By this point I was drinking again, and taking cups of high 5 in addition to the traditional ice water drenching and the occasional gel (had planned to take one of these at every feed station, but I adopted an as needed strategy). Additionally, the feed stations were stocked with flat Coke, ready salted crisps, Jaffa Cakes and orange segments. All of which made a nice change from the sickly sweet gels and energy drinks. I was effectively running between feed stations at this point, or more accurately run/walking to my next coke and crisp fix. The run back to the rowing lake confirmed that I wasn’t the only one who was suffering, literally hundreds of triathletes running in front of me – very little other noise, apart from the constant burp/farting of hundreds of stomachs struggling to process the energy rich foodstuffs being stuffed into them.
Back to the lake for another loop, collecting a further wristband (3 of 4). Two more feed stations around the lake, one more enticing run past the finish chute (people were finishing at this point, most disheartening) and out for another lap along the embankment. Boy, this marathon running is a tough business, and I was failing to overcome the mental challenge again. I had bags of energy, should have been running more, could have been running more, but wasn’t. I’d reached that point of boredom again, and motivation was slipping. I only had to get back to the lake for one last loop and I was done. I was so close!!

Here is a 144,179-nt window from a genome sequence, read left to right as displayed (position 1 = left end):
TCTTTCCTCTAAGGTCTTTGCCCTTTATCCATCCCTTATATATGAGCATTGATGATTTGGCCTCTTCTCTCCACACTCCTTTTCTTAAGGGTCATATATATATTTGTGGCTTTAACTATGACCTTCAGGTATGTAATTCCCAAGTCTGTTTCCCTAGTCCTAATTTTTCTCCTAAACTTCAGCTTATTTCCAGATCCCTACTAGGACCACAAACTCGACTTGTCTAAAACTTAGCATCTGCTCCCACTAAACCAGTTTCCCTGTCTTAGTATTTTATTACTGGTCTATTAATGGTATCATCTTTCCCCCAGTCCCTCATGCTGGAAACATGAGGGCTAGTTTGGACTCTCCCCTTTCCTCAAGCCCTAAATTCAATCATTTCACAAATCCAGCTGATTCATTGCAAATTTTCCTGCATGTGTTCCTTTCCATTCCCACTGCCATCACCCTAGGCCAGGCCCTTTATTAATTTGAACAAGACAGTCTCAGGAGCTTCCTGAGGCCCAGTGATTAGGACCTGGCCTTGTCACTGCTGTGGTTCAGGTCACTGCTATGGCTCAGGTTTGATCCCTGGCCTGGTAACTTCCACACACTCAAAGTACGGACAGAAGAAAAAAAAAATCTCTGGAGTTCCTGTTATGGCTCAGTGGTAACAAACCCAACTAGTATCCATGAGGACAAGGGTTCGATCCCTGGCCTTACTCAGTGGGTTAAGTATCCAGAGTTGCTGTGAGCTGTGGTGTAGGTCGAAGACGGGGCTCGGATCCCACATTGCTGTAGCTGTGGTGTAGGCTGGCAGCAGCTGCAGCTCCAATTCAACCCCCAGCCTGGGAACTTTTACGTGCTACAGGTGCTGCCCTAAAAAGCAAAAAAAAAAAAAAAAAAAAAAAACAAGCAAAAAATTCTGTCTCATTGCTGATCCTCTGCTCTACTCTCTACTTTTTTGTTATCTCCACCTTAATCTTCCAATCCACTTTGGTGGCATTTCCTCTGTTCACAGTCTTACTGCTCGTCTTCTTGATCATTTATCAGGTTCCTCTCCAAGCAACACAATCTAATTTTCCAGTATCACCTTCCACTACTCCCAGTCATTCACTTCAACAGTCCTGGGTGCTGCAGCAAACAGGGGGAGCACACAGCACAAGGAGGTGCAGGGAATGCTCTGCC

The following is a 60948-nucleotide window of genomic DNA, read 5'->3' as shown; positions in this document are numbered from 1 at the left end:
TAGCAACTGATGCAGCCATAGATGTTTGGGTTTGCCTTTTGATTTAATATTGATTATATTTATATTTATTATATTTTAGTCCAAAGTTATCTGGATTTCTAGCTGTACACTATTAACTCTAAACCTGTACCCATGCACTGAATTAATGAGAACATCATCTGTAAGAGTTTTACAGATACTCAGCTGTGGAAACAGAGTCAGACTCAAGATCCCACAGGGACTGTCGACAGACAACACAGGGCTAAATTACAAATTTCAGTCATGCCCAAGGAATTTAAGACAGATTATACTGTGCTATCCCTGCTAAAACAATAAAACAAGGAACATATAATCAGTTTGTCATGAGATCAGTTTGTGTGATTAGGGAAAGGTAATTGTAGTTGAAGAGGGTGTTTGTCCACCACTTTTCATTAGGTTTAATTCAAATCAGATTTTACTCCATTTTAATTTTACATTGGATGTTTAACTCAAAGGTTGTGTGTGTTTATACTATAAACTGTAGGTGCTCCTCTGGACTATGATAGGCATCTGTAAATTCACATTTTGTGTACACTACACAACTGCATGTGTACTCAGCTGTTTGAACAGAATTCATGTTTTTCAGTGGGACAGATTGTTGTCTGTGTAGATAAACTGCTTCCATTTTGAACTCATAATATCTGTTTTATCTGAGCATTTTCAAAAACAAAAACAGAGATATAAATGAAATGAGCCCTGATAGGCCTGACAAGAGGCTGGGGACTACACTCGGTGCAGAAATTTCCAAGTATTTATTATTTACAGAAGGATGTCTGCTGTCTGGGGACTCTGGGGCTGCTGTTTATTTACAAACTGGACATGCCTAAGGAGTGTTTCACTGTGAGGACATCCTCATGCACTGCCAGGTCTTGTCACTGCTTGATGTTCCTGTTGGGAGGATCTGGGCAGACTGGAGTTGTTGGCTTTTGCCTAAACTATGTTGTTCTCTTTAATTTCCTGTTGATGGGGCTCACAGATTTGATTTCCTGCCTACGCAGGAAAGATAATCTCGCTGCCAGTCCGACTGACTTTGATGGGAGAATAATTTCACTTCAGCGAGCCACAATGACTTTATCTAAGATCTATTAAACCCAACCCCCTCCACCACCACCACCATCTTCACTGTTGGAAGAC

On reflection, I think not wearing my watch in the swim was a mistake, I didn’t have a handle on my total time, and was relying on very rough estimates as I ran (I’d probably have failed 11+ maths at this point). If I’d have realised how close I was to a milestone time, I probably would have run a little faster, but nevertheless I carried on run walking, thanking every marshal, volunteer, feed station, and local who shouted my name in support as I went. I especially thanked the couple who were chucking buckets of cool river water over athletes at the turn around point to keep them cool. Legends.